The revenge of direct current

At the end of the XIXe century, the case seemed heard. Nikola Tesla, the inventor of alternating current, had won the technological battle in the transmission and distribution of electricity against Thomas Edison, who advocated the use of direct current. But it was only a postponement.

Because the development of renewable energies is reviving what specialists call the “War of the currents”. Electricity for wind and solar farms is produced by direct current. The arrival of these new production capacities, often very far from consumption areas, requires a rethinking of the network architecture.

“Over long distances and when it is necessary to pass electricity through submarine cables or underground, direct current is essential, because it causes less losses”, explains Hubert de La Grandière, managing director of SuperGrid institute, a research center on electrical networks. This is the case, for example, for wind farms at sea or for large interconnections, such as this cable which has just entered service between Norway and the United Kingdom, or the new ones which will be laid to connect the France to Italy and Spain.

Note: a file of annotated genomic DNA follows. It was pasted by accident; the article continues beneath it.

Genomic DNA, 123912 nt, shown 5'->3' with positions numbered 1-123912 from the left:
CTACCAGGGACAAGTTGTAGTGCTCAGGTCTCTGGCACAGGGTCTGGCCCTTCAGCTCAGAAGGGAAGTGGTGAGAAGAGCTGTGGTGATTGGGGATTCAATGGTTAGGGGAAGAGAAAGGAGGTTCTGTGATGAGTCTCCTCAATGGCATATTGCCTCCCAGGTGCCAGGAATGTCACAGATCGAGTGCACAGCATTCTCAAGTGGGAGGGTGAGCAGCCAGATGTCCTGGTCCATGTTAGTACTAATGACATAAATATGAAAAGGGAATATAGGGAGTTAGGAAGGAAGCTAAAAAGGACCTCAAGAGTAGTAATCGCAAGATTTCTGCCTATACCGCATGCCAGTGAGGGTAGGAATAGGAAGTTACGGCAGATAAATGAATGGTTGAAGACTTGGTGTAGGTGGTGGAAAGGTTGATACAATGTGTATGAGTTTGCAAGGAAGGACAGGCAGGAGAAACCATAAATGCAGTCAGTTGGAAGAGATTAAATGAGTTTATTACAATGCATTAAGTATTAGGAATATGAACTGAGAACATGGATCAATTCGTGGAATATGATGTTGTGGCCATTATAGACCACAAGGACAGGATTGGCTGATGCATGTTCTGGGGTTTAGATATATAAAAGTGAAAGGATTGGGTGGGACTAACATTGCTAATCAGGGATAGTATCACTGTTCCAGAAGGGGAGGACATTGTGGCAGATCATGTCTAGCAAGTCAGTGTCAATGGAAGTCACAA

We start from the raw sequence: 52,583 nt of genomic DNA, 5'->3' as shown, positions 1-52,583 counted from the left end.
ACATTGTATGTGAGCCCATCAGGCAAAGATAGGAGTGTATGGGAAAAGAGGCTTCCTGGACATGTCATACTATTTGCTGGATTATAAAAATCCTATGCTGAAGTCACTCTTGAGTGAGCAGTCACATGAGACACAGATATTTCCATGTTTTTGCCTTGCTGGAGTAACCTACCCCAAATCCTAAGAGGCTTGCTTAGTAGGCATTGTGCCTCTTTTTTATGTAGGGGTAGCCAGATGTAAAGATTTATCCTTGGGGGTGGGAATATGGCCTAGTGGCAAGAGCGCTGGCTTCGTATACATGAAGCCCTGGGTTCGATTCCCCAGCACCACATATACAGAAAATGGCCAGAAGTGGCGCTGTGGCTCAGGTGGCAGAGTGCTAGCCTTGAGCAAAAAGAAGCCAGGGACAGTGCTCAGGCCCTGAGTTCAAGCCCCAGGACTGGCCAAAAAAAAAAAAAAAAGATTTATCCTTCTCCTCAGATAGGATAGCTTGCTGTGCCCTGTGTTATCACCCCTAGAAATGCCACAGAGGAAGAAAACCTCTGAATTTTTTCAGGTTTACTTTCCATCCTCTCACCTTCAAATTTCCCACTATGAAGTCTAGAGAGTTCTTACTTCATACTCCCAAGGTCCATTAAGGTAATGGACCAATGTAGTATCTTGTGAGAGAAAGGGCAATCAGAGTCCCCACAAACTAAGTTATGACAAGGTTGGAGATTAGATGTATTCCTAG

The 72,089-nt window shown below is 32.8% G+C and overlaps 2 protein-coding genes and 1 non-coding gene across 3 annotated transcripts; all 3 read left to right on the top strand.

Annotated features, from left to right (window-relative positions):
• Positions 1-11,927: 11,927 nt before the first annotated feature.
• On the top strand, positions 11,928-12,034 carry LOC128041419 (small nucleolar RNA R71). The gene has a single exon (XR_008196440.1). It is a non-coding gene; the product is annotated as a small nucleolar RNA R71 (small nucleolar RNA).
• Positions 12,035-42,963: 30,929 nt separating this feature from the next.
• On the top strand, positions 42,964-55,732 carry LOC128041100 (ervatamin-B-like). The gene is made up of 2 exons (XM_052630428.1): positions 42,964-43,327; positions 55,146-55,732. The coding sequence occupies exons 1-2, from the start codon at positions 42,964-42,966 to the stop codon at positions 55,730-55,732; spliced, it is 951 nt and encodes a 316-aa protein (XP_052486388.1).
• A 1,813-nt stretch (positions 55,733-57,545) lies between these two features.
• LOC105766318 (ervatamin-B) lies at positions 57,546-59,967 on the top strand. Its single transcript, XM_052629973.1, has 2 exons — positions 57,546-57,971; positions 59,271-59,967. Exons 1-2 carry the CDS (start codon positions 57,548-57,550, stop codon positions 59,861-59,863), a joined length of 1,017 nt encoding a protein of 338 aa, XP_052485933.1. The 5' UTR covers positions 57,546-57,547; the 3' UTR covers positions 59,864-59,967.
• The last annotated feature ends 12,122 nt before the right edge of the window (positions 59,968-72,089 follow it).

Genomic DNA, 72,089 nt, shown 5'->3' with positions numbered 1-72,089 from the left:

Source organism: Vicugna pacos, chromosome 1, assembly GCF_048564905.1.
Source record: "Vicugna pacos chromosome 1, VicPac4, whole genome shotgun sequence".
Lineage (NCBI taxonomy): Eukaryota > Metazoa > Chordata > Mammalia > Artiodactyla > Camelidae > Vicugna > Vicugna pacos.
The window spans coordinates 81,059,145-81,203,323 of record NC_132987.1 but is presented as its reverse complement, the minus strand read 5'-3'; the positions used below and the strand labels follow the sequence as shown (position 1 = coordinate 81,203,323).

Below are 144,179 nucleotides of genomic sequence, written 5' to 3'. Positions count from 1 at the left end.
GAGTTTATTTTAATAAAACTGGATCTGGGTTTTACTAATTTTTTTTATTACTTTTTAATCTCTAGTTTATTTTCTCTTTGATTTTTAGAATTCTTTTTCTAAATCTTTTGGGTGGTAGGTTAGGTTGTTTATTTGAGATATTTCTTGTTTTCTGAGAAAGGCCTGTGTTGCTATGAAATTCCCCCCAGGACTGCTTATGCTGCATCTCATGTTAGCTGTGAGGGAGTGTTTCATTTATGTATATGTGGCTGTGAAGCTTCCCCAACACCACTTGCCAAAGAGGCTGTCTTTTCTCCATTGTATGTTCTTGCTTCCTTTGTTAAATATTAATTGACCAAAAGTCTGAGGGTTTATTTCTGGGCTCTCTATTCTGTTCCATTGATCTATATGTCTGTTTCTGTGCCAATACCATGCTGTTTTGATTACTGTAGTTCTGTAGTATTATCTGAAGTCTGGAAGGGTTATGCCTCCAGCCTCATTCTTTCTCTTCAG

In Germany, residents’ opposition to the construction of new high-voltage overhead lines is also forcing the authorities to bury them. “The ten-year development plan for the European electricity network provides for more than 50% of direct current projects”, emphasizes Gabriel Bareux, R & D director of RTE, the operator of the electricity transmission network, even though they are almost five times more expensive than for alternating current lines.

The fall in costs in photovoltaics is pushing the emergence of projects that were unimaginable a few years ago. Indonesia, for example, has just given the green light to the installation of a 4,200 km submarine cable along its coasts to link Singapore to the largest solar farm in the world, located in Australia.

In Europe, the idea of ​​recovering photovoltaic electricity produced in North Africa, already mentioned fifteen years ago with the Desertec project, could well resurface.


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